Clearly, Ledee is alleging that the Commission violated his due process rights when it refused to accept Hearing Officer Ponder's recommendation of suspension and subsequently accepted the recommendation of termination from Hearing Officer Batoon, to whom the case had been reassigned. Ledee did not specifically state that his due process rights were violated in stating those facts; however, that defect may be amended, and indeed, Ledee has filed Plaintiff's Second Amended Petition, in which he specifically alleges that his due process rights were violated under the facts alleged. We overrule the Commission's first point of error.
In its second issue, the Commission contends that Ledee seeks an impermissible review of the Commission's administrative decision to terminate an employee. We understand the Commission's argument to be that the trial court cannot substitute its judgment for that of the administrative agency because there was evidence to support the Commission's decision to terminate Ledee's employment. Unlike a motion for summary judgment, a court does not reach the merits of a case when considering a plea to the jurisdiction. See Texas State Employees Union, 16 S.W.3d at 65. The Commission's argument seeks to reach the merits of the case and further neglects the premise that an administrative decision may be reviewed if it adversely affects a Constitutional right. Since a review of a plea to the jurisdiction does not reach the merits of a case, the Commission's second issue is without merit. We overrule the second issue.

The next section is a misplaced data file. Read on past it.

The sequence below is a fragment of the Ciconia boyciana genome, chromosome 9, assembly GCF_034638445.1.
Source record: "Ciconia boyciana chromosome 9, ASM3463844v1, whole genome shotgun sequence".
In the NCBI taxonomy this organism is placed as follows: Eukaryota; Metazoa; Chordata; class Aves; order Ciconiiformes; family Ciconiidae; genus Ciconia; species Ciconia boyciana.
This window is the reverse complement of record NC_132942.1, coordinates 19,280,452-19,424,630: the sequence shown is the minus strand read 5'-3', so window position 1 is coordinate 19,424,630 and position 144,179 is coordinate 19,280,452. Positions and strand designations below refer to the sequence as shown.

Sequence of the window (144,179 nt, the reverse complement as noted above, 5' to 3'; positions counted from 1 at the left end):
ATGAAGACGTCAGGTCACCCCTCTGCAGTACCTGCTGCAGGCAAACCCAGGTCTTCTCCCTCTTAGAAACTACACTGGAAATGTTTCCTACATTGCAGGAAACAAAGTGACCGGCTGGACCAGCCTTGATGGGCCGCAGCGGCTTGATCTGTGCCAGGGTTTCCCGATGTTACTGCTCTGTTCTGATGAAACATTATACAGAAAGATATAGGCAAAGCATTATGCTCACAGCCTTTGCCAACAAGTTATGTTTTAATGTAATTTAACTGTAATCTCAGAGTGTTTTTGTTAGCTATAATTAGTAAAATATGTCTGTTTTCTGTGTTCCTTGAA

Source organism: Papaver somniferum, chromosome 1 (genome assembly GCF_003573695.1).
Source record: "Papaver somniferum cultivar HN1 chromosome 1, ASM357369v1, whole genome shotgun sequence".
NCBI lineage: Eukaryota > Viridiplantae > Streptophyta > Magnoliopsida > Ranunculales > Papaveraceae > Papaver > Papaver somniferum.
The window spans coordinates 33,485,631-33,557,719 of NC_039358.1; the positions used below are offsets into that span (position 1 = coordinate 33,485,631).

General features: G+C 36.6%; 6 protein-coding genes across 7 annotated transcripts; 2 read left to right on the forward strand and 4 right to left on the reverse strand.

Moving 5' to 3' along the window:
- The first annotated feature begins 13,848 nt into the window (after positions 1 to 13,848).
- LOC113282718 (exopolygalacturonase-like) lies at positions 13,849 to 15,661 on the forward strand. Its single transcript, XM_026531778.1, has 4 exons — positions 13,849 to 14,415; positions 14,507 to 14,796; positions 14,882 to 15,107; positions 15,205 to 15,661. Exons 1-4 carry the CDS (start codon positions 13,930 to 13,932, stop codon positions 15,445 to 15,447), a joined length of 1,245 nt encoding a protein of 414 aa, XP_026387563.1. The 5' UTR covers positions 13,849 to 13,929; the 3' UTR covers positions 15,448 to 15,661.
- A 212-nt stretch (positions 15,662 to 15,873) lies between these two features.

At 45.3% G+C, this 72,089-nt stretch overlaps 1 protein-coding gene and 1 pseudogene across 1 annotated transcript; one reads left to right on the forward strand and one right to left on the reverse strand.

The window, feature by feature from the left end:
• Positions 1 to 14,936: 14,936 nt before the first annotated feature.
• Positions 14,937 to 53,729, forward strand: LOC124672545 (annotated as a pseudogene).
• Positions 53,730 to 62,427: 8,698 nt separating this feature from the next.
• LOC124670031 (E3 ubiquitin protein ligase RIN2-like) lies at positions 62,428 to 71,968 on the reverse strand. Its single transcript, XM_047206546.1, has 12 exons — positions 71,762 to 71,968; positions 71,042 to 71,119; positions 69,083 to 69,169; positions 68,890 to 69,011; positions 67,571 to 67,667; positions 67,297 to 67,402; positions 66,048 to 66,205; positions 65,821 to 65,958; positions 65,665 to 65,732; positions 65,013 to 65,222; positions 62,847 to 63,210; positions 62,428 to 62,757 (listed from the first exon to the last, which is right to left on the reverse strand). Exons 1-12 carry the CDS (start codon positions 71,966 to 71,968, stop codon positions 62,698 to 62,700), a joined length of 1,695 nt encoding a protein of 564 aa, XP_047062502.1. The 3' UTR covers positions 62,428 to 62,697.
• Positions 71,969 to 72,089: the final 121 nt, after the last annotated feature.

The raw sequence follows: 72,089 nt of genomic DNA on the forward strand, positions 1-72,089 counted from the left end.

The Commission contends in its third point of error that Ledee failed to allege a constitutional violation occurred or a vested property interest was affected. As stated above, we disagree and find that Ledee alleged the Commission violated his due process rights in upholding his termination. We overrule the Commission's third point of error.
Having overruled all three of the Commission's points of error, the judgment of the trial court denying the Commission's plea to the jurisdiction is affirmed.
1. Under the El Paso City Charter Article VI, sec. 6.1-5(E) & 6.1-17, the Commission has the power to appoint a “Hearing Officer” to hear appeals from city employees alleging violation of their rights. The hearing is much like a trial to the court, with the employee and the city both presenting witnesses, exhibits, and other evidence through attorneys, at their option. Afterwards, the hearing officer makes a written recommendation to the Commission on the matter, and the Commission has the option of accepting, modifying, or remanding the recommendation.
2. Murphy had left the City's employment and was unavailable to testify.
3. El Paso City Charter Article VI, sec. 6.13-8 states that once a Hearing Officer submits an opinion and recommendation, the Commission may accept, modify, or remand the matter to the Hearing Officer for development of additional facts.
4. El Paso City Charter Article VI, sec. 6.13-10 is the only relevant provision: “Nothing in this Charter shall be construed as denying or abridging any constitutional right of appeal.”